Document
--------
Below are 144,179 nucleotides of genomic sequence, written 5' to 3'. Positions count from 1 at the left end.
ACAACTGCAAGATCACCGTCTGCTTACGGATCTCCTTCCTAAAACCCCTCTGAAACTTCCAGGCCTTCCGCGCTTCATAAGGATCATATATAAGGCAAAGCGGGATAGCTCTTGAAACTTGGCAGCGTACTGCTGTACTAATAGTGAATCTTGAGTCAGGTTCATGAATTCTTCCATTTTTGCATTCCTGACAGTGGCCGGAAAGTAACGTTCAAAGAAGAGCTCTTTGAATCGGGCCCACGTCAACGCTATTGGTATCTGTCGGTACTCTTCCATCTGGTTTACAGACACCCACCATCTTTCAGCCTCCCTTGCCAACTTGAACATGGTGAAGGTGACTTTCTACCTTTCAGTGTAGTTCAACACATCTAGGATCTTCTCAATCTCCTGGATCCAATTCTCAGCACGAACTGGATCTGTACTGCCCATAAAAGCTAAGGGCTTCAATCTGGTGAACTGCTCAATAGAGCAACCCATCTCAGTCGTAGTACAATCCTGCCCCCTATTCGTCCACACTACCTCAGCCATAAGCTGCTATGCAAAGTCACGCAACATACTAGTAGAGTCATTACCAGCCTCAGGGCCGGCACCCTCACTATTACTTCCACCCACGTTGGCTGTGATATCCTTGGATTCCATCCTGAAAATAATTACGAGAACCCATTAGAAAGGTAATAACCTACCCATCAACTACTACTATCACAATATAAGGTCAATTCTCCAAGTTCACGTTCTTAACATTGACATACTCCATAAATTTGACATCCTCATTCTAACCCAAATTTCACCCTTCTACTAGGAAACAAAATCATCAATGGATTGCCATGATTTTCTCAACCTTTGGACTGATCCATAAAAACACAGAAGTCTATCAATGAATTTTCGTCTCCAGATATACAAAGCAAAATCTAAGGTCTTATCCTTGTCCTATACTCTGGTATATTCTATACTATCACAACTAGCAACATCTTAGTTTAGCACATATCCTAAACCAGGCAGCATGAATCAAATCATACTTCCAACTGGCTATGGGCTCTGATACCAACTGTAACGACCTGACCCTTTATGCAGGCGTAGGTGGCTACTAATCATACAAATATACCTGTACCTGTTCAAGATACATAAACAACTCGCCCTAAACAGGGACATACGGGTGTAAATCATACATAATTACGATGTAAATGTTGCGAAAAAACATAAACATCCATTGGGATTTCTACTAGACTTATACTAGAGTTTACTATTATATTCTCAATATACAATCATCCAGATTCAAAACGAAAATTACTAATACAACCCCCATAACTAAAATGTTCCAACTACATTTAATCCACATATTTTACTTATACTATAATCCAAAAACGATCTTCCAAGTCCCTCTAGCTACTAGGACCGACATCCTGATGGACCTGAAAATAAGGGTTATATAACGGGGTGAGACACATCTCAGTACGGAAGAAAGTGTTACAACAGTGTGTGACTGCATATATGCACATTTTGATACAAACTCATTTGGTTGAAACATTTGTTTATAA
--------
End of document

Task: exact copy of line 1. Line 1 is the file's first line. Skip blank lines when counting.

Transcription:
Below are 144,179 nucleotides of genomic sequence, written 5' to 3'. Positions count from 1 at the left end.